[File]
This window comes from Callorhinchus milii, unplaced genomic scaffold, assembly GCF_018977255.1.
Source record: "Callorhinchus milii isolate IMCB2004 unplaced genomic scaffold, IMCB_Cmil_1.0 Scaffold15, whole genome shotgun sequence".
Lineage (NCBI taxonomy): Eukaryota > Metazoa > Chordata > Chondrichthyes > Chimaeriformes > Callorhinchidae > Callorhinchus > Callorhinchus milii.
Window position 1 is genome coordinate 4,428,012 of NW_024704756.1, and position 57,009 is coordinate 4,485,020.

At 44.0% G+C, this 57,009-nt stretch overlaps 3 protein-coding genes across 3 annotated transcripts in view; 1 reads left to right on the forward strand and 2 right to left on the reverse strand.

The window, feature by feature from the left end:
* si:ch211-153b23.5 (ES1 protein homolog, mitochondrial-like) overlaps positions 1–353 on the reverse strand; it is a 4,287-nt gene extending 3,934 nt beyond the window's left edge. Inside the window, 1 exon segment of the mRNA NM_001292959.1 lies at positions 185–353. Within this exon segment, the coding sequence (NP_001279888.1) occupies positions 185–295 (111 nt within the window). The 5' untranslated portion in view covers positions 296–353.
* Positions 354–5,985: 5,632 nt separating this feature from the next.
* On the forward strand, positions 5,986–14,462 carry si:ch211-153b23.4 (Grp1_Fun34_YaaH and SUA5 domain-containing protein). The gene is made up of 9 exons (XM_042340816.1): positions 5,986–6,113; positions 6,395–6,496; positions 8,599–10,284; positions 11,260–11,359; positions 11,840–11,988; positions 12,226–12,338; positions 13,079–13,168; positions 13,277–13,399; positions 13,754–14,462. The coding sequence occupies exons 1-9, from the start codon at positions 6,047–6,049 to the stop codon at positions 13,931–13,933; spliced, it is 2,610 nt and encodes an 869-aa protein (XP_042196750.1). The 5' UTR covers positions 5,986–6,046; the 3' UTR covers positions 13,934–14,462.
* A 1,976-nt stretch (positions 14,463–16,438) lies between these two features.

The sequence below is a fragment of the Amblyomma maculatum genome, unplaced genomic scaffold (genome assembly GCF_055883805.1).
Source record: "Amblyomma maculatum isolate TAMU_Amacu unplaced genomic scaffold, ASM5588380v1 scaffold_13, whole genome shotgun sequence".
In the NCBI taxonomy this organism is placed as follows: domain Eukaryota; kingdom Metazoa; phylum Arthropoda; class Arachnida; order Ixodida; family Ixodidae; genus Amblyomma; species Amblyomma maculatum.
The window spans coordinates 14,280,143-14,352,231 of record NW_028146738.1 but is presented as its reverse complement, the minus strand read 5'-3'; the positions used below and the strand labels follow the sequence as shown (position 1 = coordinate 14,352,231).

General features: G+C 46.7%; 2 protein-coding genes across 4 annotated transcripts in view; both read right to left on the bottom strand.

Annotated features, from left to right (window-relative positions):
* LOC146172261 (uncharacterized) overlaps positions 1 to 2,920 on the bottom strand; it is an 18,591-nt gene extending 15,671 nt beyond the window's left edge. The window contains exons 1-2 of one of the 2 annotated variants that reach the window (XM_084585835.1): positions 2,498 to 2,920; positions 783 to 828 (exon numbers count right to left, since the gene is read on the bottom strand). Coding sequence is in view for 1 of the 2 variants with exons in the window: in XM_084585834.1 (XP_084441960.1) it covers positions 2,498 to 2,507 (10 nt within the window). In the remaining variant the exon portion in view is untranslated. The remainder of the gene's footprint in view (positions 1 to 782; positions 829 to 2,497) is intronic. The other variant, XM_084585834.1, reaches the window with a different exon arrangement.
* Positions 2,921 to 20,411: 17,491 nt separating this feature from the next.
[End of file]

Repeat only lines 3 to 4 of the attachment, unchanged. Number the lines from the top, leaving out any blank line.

Lineage (NCBI taxonomy): Eukaryota > Metazoa > Chordata > Chondrichthyes > Chimaeriformes > Callorhinchidae > Callorhinchus > Callorhinchus milii.
Window position 1 is genome coordinate 4,428,012 of NW_024704756.1, and position 57,009 is coordinate 4,485,020.